3. When make a coffee blend, always roast the beans seperately then combine them. Since different beans will roast differently (especially decaffeinated beans, which roast quicker) you would get some over roasted and some under roasted if you roasted them together. If you’ve tried it and you like it, however, you can roast any way you like,

  4. I just roasted 2 small {4 oz) batches of Ethiopian decaf in my air roaster. I play a guessing game using visuals and smell ( since my hearing is diminished, the “crack” is not workable). I wasn’t aware that the roast color would be so different with decaf beans. Now I need to do a roast of similar “caf” beans and see what I notice. Thanks for the tips.

  5. I have watched several tutorials and went with one from Sweet Marie using an Air Roaster when I did my first roast and have been using the same instructions thus far. In the tutorial he roasted past 2nd crack, so now I am confused because the more videos I watch and the more I read I only see referrals to 1st crack. Should I roast to 2nd crack and do I wait until 2nd crack is finished before I stop? My times for roasting vary greatly from 8 minutes to 20 minutes (if going by crack). I roast both regular and decaf. Is there one basic rule of thumb to go by while I am figuring out how to do this?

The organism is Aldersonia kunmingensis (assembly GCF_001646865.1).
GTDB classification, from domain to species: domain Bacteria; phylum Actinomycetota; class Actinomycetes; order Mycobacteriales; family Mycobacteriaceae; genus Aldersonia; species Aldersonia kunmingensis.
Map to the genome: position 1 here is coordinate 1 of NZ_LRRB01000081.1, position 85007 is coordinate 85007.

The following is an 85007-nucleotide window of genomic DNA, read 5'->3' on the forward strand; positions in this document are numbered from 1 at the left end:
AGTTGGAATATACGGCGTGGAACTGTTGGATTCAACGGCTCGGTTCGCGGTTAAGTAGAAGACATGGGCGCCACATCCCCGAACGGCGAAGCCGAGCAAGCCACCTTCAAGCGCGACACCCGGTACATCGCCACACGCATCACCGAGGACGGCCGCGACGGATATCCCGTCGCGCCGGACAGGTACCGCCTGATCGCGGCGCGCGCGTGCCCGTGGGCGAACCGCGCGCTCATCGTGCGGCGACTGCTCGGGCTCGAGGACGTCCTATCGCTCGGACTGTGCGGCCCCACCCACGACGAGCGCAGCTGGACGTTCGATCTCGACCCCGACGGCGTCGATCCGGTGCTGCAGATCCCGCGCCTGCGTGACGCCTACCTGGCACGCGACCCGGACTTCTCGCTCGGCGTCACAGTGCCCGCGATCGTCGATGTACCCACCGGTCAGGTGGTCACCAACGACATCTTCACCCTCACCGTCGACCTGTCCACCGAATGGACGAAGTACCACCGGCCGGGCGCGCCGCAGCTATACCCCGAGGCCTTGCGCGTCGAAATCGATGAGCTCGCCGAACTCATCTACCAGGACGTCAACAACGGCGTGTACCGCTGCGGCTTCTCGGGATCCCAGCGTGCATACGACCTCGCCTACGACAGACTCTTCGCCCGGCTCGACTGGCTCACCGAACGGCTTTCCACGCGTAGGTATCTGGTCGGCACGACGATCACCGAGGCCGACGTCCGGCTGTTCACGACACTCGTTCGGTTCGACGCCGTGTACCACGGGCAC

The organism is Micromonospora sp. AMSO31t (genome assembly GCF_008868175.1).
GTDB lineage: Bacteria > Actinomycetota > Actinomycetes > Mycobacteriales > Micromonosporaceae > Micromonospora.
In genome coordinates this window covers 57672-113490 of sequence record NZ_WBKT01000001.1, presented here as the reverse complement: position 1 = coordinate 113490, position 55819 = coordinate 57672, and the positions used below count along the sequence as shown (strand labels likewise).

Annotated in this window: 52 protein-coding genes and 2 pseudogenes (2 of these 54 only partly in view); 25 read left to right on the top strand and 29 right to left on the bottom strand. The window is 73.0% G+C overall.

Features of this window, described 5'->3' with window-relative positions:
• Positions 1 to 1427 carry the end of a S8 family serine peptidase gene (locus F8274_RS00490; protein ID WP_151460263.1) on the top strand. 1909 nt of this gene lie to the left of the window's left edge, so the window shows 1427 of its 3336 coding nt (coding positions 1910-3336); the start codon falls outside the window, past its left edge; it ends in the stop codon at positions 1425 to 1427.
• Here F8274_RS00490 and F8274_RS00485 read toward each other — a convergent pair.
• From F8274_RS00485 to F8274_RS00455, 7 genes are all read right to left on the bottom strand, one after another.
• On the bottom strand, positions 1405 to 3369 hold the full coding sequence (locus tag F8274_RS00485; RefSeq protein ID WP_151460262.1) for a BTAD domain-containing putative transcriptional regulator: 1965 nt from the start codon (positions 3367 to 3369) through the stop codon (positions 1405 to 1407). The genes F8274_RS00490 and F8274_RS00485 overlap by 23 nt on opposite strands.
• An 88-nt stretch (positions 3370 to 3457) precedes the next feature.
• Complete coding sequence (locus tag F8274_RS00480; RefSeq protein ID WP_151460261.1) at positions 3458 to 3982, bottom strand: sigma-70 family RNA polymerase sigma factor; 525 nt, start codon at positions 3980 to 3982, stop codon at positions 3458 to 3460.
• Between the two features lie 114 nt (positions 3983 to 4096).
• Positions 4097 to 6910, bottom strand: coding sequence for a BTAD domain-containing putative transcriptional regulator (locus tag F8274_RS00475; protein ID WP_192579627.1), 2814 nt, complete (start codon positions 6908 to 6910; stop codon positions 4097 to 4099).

1. Hi Kathy,

      Thank you for your comment! First off, here is a helpful primer on the differences between 1st crack and 2nd crack, how to identify, and impact they have on flavor.

      The short answer to your question of whether or not you should roast to 2nd crack all depends on flavor preference. At 1st crack, roast flavors will be less pronounced, and flavor nuance comes through a little more clearly. Once you reach 2nd crack, roast flavors dominate the brew, and you have a more typical dark roasted coffee. One is not better than the other. It just depends on what you like!

      I hope this is helpful. Please feel free to chime in with any other questions you may have.

      Cheers,
      Dan